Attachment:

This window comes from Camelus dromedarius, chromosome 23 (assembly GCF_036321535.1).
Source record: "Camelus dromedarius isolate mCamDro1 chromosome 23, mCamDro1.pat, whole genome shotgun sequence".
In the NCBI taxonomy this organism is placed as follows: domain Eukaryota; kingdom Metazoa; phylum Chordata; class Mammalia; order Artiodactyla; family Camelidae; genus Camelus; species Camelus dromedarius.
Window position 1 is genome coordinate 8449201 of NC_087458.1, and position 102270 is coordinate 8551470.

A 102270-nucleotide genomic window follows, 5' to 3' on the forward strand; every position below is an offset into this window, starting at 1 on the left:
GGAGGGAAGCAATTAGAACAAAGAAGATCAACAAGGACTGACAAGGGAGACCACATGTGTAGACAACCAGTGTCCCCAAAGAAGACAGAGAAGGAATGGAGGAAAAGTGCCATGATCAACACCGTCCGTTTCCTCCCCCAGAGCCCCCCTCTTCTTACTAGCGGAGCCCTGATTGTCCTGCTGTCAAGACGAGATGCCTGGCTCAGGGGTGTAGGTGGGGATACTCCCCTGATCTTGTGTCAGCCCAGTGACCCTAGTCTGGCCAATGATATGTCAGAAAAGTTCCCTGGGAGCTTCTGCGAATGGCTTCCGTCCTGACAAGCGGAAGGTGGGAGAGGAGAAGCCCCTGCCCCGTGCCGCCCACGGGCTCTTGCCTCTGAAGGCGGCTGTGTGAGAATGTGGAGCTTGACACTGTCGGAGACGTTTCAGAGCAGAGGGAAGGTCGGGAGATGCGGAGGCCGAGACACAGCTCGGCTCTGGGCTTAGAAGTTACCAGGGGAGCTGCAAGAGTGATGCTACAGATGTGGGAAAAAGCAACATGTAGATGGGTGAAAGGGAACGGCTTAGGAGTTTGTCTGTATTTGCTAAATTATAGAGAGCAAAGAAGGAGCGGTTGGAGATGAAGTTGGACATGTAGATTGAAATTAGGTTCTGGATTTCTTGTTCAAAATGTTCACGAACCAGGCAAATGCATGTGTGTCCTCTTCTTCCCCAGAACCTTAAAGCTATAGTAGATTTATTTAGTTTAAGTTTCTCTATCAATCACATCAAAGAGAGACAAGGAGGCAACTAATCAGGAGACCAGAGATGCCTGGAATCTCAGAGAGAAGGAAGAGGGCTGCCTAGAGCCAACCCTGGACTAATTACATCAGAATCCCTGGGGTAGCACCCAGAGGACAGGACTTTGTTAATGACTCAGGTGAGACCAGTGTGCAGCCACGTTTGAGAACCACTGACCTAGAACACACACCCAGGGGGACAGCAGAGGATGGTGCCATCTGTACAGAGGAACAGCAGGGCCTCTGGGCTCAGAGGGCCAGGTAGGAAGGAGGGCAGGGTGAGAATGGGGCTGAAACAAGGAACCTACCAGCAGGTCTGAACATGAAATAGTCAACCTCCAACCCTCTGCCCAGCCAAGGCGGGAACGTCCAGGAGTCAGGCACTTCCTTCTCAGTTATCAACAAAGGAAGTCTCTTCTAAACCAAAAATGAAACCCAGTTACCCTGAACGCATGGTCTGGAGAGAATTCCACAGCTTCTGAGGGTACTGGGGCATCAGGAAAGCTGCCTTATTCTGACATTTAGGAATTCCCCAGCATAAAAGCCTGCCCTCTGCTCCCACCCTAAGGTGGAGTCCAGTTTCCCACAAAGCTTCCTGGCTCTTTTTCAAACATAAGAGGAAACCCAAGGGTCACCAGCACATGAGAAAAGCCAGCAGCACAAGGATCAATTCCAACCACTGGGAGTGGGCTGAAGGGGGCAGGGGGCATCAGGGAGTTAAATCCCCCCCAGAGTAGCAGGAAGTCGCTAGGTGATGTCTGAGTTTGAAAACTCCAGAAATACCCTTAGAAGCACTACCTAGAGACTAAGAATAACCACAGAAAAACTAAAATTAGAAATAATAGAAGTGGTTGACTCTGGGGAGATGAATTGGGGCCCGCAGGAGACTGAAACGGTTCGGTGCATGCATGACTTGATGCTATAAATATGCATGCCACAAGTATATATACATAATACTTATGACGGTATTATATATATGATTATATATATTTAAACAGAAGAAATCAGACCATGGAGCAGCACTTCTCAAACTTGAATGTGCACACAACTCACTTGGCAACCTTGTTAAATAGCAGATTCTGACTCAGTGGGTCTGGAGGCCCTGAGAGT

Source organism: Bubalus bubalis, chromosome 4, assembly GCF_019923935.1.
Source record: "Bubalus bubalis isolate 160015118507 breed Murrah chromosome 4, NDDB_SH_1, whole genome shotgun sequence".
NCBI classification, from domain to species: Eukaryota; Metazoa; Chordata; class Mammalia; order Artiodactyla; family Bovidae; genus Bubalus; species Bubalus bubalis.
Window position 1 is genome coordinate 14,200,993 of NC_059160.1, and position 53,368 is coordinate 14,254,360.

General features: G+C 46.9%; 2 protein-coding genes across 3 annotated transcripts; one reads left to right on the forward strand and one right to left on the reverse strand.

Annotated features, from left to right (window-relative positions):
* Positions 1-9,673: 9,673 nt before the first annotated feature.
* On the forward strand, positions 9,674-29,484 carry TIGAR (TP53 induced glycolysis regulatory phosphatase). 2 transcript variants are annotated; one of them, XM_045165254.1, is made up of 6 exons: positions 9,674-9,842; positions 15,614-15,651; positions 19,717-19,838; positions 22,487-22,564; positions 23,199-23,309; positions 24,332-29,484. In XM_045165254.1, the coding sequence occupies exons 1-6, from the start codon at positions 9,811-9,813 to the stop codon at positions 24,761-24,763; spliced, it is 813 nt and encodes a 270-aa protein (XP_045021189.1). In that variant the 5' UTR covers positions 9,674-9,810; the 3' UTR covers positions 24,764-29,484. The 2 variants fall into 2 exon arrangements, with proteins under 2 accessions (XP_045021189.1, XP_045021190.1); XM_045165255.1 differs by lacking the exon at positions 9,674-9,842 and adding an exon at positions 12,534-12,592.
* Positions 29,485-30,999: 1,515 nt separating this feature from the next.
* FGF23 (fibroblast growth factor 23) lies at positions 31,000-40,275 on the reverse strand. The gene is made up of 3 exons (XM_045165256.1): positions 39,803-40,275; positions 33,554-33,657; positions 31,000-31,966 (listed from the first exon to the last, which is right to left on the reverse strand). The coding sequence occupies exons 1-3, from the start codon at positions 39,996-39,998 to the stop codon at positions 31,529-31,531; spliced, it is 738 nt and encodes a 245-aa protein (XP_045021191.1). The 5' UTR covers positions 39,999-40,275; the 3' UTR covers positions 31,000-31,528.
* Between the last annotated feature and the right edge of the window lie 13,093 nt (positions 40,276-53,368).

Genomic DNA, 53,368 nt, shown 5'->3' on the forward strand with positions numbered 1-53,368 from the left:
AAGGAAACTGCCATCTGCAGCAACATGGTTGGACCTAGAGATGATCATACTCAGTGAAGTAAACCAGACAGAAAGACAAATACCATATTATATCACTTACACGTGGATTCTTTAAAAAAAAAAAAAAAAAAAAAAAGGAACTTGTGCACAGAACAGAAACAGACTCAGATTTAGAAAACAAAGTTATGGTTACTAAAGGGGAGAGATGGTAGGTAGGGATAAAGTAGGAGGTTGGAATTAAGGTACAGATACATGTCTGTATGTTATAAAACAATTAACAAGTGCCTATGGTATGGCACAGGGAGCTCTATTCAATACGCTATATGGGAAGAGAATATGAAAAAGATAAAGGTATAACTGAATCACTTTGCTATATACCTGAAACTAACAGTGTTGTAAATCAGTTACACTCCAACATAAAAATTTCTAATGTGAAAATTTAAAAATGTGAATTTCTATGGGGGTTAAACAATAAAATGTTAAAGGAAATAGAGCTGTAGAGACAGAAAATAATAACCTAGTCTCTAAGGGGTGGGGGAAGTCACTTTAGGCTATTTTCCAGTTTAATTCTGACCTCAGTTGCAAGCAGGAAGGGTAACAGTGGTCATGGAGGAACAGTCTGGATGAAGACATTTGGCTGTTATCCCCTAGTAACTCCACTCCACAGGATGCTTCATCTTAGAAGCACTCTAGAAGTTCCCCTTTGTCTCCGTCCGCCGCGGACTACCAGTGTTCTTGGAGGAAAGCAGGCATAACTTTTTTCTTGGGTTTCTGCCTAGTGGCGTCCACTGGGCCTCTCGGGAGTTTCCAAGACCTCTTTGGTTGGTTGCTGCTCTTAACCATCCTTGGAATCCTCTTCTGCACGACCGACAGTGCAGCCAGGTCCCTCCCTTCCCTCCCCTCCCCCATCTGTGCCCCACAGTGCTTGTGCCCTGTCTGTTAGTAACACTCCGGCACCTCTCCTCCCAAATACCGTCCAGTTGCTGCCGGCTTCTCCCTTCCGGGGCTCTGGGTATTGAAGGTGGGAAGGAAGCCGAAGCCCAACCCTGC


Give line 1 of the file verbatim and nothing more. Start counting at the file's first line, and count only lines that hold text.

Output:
This window comes from Camelus dromedarius, chromosome 23 (assembly GCF_036321535.1).